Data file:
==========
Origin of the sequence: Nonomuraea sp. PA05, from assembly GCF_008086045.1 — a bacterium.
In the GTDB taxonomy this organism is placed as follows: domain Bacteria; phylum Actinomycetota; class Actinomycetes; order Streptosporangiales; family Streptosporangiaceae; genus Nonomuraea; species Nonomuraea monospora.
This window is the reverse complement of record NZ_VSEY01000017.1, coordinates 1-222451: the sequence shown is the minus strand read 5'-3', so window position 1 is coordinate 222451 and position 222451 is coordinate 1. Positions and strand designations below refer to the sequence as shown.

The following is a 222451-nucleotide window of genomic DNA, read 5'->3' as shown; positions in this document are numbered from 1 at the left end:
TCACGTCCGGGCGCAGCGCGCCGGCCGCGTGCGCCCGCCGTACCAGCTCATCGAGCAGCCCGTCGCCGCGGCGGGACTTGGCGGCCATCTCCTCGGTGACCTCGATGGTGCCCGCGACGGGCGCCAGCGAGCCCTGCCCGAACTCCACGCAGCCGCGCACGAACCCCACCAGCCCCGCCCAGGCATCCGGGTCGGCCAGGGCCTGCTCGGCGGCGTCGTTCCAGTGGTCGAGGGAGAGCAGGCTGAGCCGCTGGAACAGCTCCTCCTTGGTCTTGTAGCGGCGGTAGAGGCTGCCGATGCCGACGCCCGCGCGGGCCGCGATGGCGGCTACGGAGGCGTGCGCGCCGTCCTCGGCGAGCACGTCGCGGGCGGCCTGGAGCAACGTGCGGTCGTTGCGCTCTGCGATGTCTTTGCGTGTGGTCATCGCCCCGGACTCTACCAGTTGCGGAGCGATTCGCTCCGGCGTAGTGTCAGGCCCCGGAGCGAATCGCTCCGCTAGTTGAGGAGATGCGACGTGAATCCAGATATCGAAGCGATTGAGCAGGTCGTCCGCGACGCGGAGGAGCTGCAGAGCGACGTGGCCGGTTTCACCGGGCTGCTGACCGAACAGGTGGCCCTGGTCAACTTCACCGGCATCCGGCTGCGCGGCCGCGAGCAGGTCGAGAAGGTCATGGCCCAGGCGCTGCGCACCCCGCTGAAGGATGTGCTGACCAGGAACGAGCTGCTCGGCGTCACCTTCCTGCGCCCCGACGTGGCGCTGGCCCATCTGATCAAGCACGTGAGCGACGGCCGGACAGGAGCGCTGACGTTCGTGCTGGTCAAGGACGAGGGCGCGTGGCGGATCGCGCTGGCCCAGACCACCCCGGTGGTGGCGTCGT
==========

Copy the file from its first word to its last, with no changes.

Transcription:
Origin of the sequence: Nonomuraea sp. PA05, from assembly GCF_008086045.1 — a bacterium.
In the GTDB taxonomy this organism is placed as follows: domain Bacteria; phylum Actinomycetota; class Actinomycetes; order Streptosporangiales; family Streptosporangiaceae; genus Nonomuraea; species Nonomuraea monospora.
This window is the reverse complement of record NZ_VSEY01000017.1, coordinates 1-222451: the sequence shown is the minus strand read 5'-3', so window position 1 is coordinate 222451 and position 222451 is coordinate 1. Positions and strand designations below refer to the sequence as shown.

The following is a 222451-nucleotide window of genomic DNA, read 5'->3' as shown; positions in this document are numbered from 1 at the left end:
TCACGTCCGGGCGCAGCGCGCCGGCCGCGTGCGCCCGCCGTACCAGCTCATCGAGCAGCCCGTCGCCGCGGCGGGACTTGGCGGCCATCTCCTCGGTGACCTCGATGGTGCCCGCGACGGGCGCCAGCGAGCCCTGCCCGAACTCCACGCAGCCGCGCACGAACCCCACCAGCCCCGCCCAGGCATCCGGGTCGGCCAGGGCCTGCTCGGCGGCGTCGTTCCAGTGGTCGAGGGAGAGCAGGCTGAGCCGCTGGAACAGCTCCTCCTTGGTCTTGTAGCGGCGGTAGAGGCTGCCGATGCCGACGCCCGCGCGGGCCGCGATGGCGGCTACGGAGGCGTGCGCGCCGTCCTCGGCGAGCACGTCGCGGGCGGCCTGGAGCAACGTGCGGTCGTTGCGCTCTGCGATGTCTTTGCGTGTGGTCATCGCCCCGGACTCTACCAGTTGCGGAGCGATTCGCTCCGGCGTAGTGTCAGGCCCCGGAGCGAATCGCTCCGCTAGTTGAGGAGATGCGACGTGAATCCAGATATCGAAGCGATTGAGCAGGTCGTCCGCGACGCGGAGGAGCTGCAGAGCGACGTGGCCGGTTTCACCGGGCTGCTGACCGAACAGGTGGCCCTGGTCAACTTCACCGGCATCCGGCTGCGCGGCCGCGAGCAGGTCGAGAAGGTCATGGCCCAGGCGCTGCGCACCCCGCTGAAGGATGTGCTGACCAGGAACGAGCTGCTCGGCGTCACCTTCCTGCGCCCCGACGTGGCGCTGGCCCATCTGATCAAGCACGTGAGCGACGGCCGGACAGGAGCGCTGACGTTCGTGCTGGTCAAGGACGAGGGCGCGTGGCGGATCGCGCTGGCCCAGACCACCCCGGTGGTGGCGTCGT